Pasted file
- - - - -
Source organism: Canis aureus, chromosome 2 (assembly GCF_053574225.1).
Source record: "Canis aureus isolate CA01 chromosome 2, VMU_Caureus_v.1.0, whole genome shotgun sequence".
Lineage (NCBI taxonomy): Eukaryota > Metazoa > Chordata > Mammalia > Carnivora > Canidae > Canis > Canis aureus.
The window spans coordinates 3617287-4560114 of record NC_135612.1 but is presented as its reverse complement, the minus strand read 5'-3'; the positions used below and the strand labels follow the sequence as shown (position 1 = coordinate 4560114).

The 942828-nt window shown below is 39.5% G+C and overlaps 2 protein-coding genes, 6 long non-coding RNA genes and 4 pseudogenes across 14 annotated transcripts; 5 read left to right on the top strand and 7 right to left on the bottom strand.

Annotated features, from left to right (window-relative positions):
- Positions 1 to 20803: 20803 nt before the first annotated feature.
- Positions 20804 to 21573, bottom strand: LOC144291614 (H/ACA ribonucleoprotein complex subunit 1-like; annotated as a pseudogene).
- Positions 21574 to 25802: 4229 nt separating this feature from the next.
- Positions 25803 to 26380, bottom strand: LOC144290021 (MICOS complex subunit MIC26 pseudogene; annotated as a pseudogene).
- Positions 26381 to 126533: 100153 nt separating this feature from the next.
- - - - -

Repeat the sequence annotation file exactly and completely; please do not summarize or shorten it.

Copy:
Source organism: Canis aureus, chromosome 2 (assembly GCF_053574225.1).
Source record: "Canis aureus isolate CA01 chromosome 2, VMU_Caureus_v.1.0, whole genome shotgun sequence".
Lineage (NCBI taxonomy): Eukaryota > Metazoa > Chordata > Mammalia > Carnivora > Canidae > Canis > Canis aureus.
The window spans coordinates 3617287-4560114 of record NC_135612.1 but is presented as its reverse complement, the minus strand read 5'-3'; the positions used below and the strand labels follow the sequence as shown (position 1 = coordinate 4560114).

The 942828-nt window shown below is 39.5% G+C and overlaps 2 protein-coding genes, 6 long non-coding RNA genes and 4 pseudogenes across 14 annotated transcripts; 5 read left to right on the top strand and 7 right to left on the bottom strand.

Annotated features, from left to right (window-relative positions):
- Positions 1 to 20803: 20803 nt before the first annotated feature.
- Positions 20804 to 21573, bottom strand: LOC144291614 (H/ACA ribonucleoprotein complex subunit 1-like; annotated as a pseudogene).
- Positions 21574 to 25802: 4229 nt separating this feature from the next.
- Positions 25803 to 26380, bottom strand: LOC144290021 (MICOS complex subunit MIC26 pseudogene; annotated as a pseudogene).
- Positions 26381 to 126533: 100153 nt separating this feature from the next.